Written by Kerrie Alexander
Hervey Bay residents who are opening their homes and their hearts in a big way are helping to create a better tomorrow for children in need.
They are single people, those with partners, people from different cultural backgrounds, renters, homeowners, full-time workers, those without children, stay-at-home parents and grandparents.
They are foster carers.
Sadly, there are many children on the Fraser Coast that enter the protection system through no fault of their own and need a place to live while their parent/s get their lives back on track or a relative, guardian or family member agrees to care for them.
Foster and kinship care are forms of family-based care for children and young people who can’t live at home because they have experienced or are at risk of harm or neglect, or can’t live at home for other reasons.
Service Manager Jasmine Sims from Churches of Christ Care – Children Youth & Families, is one of many advocates who works to recruit and train foster carers on the Fraser Coast.
Churches of Christ Children, Youth and Families Fraser Coast is a not-for-profit service and is the only agency in the area recruiting, supporting and monitoring Foster and Kinship carers. And the demand for their carers is high!
Foster carers can choose to provide respite care for just a weekend or a week, short-term care for six weeks to six months, long-term care and specialist care for children with challenging behaviours, children with disabilities, or those from particular cultural backgrounds.
“We are the only fostering service on the Fraser Coast, when young people require a family-based placement it is up to us to find placements,” Jasmine said.
“A big part of our role is to recruit carers who want to open their hearts and their homes to help provide a safe, caring and supportive place for children and young people.”
From the time the children are in foster care they become family said Kevin and Helen, a husband-and-wife team who have been fostering in the region for the past 28 years.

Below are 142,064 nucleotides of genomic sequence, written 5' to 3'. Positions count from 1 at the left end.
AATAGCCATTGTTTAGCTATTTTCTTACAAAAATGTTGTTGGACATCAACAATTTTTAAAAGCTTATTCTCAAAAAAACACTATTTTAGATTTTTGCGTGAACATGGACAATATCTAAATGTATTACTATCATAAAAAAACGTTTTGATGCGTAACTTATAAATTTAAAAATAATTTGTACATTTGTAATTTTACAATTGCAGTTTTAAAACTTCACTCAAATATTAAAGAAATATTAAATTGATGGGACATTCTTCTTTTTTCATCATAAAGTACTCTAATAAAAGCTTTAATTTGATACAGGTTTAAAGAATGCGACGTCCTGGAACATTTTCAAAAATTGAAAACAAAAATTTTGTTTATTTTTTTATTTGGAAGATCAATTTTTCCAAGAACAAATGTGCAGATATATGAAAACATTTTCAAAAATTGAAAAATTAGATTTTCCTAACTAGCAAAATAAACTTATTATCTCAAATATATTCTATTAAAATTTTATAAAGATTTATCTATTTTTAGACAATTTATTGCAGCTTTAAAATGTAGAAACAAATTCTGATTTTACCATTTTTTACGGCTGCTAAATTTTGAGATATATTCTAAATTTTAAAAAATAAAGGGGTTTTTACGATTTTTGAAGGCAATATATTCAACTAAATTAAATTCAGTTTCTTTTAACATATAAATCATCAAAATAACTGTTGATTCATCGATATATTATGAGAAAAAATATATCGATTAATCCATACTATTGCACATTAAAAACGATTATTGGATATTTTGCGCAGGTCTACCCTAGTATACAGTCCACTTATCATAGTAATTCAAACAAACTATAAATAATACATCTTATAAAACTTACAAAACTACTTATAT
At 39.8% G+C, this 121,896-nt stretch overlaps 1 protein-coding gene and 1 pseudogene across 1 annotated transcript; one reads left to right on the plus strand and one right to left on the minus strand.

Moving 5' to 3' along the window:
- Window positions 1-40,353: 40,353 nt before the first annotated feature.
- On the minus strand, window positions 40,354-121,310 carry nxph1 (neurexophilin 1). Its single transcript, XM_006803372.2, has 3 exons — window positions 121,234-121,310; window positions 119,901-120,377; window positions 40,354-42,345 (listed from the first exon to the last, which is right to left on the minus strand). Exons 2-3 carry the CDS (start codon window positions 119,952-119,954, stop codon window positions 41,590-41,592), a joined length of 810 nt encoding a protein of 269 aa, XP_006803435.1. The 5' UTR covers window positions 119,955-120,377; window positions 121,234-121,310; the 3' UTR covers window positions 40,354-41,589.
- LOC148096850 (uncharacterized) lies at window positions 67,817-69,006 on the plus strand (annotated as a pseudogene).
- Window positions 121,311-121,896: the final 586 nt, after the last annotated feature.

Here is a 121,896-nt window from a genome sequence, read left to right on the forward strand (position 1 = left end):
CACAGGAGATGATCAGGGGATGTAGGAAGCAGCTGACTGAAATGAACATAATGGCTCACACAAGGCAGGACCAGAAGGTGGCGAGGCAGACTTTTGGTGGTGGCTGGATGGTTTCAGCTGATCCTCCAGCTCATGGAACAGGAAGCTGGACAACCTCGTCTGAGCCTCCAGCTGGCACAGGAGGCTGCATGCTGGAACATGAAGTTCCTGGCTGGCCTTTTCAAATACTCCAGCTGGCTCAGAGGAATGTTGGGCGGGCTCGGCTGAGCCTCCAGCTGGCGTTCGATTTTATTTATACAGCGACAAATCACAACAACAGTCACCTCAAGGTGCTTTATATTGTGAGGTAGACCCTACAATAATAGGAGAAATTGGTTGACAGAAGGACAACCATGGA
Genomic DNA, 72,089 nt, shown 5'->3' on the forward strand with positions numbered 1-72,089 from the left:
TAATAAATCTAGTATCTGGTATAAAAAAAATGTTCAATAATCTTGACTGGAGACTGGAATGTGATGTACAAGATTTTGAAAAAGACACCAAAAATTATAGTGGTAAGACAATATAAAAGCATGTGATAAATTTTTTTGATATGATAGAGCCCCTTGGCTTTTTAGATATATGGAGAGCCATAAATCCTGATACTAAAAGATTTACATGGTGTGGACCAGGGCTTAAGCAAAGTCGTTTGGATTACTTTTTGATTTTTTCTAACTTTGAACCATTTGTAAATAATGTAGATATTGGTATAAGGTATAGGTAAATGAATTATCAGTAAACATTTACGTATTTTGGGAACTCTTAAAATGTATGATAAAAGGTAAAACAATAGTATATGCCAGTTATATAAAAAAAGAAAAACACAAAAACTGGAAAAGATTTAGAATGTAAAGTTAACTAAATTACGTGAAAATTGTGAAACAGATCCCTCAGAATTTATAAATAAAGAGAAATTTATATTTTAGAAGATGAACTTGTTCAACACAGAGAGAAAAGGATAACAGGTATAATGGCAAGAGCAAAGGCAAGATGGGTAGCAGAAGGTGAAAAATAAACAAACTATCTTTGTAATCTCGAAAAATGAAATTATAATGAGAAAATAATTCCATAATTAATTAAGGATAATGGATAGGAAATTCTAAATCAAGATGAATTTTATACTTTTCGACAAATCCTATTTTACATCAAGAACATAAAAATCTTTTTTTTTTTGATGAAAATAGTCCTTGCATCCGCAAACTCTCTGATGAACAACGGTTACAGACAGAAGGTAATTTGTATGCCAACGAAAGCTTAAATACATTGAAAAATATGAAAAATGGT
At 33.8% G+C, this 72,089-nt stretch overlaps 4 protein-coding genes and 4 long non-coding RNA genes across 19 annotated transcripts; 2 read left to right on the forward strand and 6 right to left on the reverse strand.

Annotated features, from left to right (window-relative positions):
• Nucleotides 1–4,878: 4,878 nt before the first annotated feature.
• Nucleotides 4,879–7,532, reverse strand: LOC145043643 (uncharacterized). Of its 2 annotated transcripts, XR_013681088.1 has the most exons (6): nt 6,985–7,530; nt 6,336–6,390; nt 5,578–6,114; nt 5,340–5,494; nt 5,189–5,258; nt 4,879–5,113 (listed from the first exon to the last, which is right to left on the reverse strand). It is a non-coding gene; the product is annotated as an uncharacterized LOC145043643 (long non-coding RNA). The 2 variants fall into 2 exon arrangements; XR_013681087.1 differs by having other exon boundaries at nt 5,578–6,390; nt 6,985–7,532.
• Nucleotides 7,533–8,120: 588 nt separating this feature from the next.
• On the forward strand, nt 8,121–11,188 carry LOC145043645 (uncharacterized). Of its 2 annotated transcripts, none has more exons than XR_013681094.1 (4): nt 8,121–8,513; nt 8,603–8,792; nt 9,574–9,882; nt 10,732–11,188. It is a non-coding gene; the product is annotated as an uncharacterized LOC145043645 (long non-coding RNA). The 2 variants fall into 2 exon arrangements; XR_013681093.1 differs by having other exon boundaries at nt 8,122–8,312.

Before their foster care journey began, the two were holidaying in Sydney where the amount of homeless youth in the city opened their eyes to the extent of the crisis.
They returned home and started searching for a way to help and decided that with no children of their own at the time, foster caring was right for them.
Their first child was a three-day-old baby boy with who remains very much a part of their family today.
Countless other children, long and short-term, have been welcomed into their home with open arms over those 28 years.
The couple did have a son of their own some years later and just loves his brothers and sisters.
“He has never known any different. All the children just become part of your family,” Kevin said.
“I can’t imagine being plucked out of a home and being sent to someone different,” Helen said.
“We were brought up with a family so to try and understand it, you really can’t.”
The children that come into care have experienced trauma and while the foster carers can’t change what has happened in the past, they can provide safety and guidance into the future.
“We can’t change things, but we do the best we can. We are basically there to guide,” Helen said.
Jessie also shared her foster care journey, becoming a foster carer eight years ago.
“When you truly get to love a child that you didn’t create and they love you just as much back, that is a true blessing!” she said.
“If you can teach a child to find calmness in their chaotic life, that is a blessing as well.”
They come into care because there is a high risk of harm or neglect identified.
However, they said the extensive training and support from Churches of Christ care prepares you for what’s ahead.
“They are only ever a phone call away,” Helen said.
Jasmine said that matching children with the right foster families is important, and that there is an extensive recruitment process to ensure this happens.
“When an applicant applies, there is an initial meeting, the case worker will go to the applicant’s home for a meet and greet, and, to check that their home is suitable, followed by an assessment which is quite an in-depth process.”
When an applicant goes through the recruitment process, prospective carers are invited to discuss any placement considerations and determine what will suit their household circumstances; including the age of young people and the type of care they wish to provide.
“It is not for everyone, you just have to go into this with an open mind and open heart.”
Anyone can apply to be a foster carer – you just need to be 18 and over, living in Queensland, love children and have a desire to give back to the community.
Visit cofc.com.au to find out more.